These are some of the shots I took on 1st Jan at Baltimore Harbor.

Image
Image
Image

Complete set seen here -
http://flickr.com/photos/abhijittembhek ... 120653482/


Top
  
 
 Post subject:
PostPosted: Fri Jan 09, 2009 12:01 am 
You can find examples from my recent experiences here.

A few pointers: a very sturdy tripod is needed - a normal consumer tripod doesn't quite cut the mustard when you've got a crowd to contend with.

Further to the advice ABHIJIT has given, you can also use a very long exposure time (30s) and using a black piece of card, be able to optically capture multiple fireworks in one exposure by covering the end of your lens between sequences. This will give an overlay of fireworks.

No one's mentioned the wind; try not to stand with the wind towards you. All that does is blow the smoke to your camera.


Top
  
 
 Post subject:
PostPosted: Fri Jan 09, 2009 5:06 am 
ABHIJIT has given some great advice

Here are a couple of shots I took (my first time as well) at a beach in Sydney for NYE 2008 with my 400D and a borrowed 10-22mm wide angle. Most if not all my shots were at 10mm to capture the full sky. This was based on my Manfrotto tripod with a standard 3 way head. I dug the legs into the sand and kept it as low as possible to counter the wind which was gusty.


ISO - 100
Manual Mode
f11
BULB - average of around 6 seconds exposure
Evaluative Metering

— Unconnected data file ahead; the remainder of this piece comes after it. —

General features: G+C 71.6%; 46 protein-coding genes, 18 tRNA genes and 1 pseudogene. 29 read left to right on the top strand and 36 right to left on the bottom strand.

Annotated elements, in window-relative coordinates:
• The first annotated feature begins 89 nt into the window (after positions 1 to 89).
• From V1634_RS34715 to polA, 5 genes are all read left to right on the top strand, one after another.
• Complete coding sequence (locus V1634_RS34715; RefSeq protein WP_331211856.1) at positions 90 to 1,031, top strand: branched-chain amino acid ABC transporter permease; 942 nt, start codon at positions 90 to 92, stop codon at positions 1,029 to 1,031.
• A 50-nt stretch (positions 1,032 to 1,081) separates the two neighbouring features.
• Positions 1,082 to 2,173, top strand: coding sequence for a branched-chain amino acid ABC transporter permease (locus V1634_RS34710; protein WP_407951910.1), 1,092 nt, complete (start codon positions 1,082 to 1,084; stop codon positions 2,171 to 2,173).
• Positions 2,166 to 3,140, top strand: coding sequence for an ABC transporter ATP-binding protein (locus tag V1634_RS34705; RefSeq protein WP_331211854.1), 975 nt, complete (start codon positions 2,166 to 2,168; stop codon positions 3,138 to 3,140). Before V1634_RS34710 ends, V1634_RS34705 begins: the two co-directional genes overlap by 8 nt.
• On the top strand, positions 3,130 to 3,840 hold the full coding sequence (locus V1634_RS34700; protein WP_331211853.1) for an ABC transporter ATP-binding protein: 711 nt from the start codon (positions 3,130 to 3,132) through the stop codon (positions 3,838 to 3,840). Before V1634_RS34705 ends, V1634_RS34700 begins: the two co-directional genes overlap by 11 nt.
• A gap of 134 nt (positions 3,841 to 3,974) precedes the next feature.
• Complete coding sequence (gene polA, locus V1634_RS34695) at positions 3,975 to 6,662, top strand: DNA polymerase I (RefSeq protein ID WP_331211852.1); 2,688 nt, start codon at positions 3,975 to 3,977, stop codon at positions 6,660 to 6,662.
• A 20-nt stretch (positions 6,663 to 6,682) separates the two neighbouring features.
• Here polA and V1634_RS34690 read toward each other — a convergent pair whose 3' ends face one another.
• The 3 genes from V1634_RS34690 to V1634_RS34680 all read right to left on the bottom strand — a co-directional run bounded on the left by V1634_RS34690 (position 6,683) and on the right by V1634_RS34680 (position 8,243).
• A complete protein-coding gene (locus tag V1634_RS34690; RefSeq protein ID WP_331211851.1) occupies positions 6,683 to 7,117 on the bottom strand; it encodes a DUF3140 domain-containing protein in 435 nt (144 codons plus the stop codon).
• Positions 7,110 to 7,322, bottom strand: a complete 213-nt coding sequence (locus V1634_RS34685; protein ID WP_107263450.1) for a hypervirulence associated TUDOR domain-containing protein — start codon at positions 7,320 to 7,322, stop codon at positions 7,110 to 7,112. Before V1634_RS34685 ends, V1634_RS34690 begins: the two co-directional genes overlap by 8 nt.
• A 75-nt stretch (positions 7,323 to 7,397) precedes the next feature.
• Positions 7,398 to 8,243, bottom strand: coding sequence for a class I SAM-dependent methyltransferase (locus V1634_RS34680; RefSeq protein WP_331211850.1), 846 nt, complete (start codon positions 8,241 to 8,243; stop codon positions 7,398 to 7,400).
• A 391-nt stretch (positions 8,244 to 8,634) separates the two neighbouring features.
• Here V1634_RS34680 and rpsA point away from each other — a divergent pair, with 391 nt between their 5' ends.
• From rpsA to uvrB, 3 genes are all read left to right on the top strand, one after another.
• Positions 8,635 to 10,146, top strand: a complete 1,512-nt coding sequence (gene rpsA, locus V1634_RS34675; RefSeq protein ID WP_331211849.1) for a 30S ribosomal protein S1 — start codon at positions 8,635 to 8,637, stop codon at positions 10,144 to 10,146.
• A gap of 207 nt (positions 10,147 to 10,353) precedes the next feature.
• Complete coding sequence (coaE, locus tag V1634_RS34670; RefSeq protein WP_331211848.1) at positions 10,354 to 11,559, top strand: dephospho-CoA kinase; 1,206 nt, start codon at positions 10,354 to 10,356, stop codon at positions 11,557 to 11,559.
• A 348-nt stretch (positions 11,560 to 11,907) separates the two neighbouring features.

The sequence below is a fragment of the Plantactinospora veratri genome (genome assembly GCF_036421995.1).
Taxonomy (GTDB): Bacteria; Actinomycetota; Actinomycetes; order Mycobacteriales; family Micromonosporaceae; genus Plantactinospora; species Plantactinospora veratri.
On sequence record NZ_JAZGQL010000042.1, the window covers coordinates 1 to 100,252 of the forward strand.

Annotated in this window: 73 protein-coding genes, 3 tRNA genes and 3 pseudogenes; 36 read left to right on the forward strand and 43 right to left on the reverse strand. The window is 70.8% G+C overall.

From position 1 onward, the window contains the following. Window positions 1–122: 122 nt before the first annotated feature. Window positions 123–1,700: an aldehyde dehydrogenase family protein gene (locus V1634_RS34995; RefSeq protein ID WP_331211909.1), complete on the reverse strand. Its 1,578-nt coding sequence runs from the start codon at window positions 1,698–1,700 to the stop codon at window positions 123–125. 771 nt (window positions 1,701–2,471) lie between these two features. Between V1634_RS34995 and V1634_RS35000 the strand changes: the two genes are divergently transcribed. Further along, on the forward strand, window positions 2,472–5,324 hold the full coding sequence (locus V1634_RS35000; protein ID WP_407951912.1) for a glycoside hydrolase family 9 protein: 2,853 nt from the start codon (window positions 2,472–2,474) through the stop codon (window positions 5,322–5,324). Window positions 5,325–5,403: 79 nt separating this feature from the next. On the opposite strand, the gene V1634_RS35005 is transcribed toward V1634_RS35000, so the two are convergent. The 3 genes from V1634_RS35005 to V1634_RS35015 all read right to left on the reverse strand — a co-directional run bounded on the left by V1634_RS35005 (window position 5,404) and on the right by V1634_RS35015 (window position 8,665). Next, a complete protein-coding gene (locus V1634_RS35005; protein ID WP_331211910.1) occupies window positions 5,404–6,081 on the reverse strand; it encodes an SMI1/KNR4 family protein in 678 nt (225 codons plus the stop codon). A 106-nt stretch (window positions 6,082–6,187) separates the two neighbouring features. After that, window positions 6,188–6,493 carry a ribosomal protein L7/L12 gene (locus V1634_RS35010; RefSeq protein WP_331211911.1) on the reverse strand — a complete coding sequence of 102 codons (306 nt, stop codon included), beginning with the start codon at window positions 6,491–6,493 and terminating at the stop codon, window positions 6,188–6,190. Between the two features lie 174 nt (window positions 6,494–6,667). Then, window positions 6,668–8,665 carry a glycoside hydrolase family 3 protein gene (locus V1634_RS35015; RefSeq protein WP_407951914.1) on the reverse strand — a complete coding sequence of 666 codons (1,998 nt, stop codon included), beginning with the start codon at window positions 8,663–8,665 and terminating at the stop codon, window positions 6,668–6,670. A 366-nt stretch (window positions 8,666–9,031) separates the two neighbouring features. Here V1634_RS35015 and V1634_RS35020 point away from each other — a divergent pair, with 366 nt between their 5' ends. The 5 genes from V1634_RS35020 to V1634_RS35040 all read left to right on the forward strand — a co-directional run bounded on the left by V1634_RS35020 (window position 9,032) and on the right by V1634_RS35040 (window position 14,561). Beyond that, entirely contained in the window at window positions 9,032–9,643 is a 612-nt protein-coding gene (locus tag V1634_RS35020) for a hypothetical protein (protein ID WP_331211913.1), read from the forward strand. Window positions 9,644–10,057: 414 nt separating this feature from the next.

Image

Image

Image


Top
  
 
 Post subject:
PostPosted: Fri Jan 09, 2009 11:09 pm 
Nice shots Daniel. You got very pretty shots mixing fireworks together. Since mine was first time, I was pretty intended to capture single firework only at a time. Didn't wanted to complicate first time. But you did great job. Also angle was tight for me to include multiple fireworks in 1 shot. Wideangle lens will be huge boost. Next time I have few things in mind -
1. Including multiple fireworks.
2. Trying to click at very narrow aperture F4 or F/2.8 may be
3. Include landscape along with firework. Getting moon will be like landing on moon itslef.. lol :lol:
4. Include all people watching fireworks upwards


Top
  
 
 Post subject:
PostPosted: Sat Jan 10, 2009 1:44 am 
ABHIJIT wrote:
Next time I have few things in mind -
1. Including multiple fireworks.
2. Trying to click at very narrow aperture F4 or F/2.8 may be
3. Include landscape along with firework. Getting moon will be like landing on moon itslef.. lol :lol:
4. Include all people watching fireworks upwards


1-try the black card technique I've mentioned
2-take care with your understanding of apertures; you don't want the iris to be wide open to reduce flare & to increase sharpness. Avoid both the values you've mentioned
3-see my linked example thread; context is important
4-perhaps; wider angled applications work better than inclusion of people in a telephoto.


Top
  
 
Display posts from previous:  Sort by  
Post new topic Reply to topic  [ 8 posts ] 

All times are UTC


Who is online

Users browsing this forum: No registered users and 1 guest


You cannot post new topics in this forum
You cannot reply to topics in this forum
You cannot edit your posts in this forum
You cannot delete your posts in this forum

Search for:
Jump to:  

All words, images, videos and layout, copyright 2005-2012 Gordon Laing. May not be used without permission.
/ How we test / Best Cameras / Advertising / Camera reviews / Supporting Camera Labs

Webdesign by Alphabase IT
Powered by phpBB® Forum Software © phpBB Group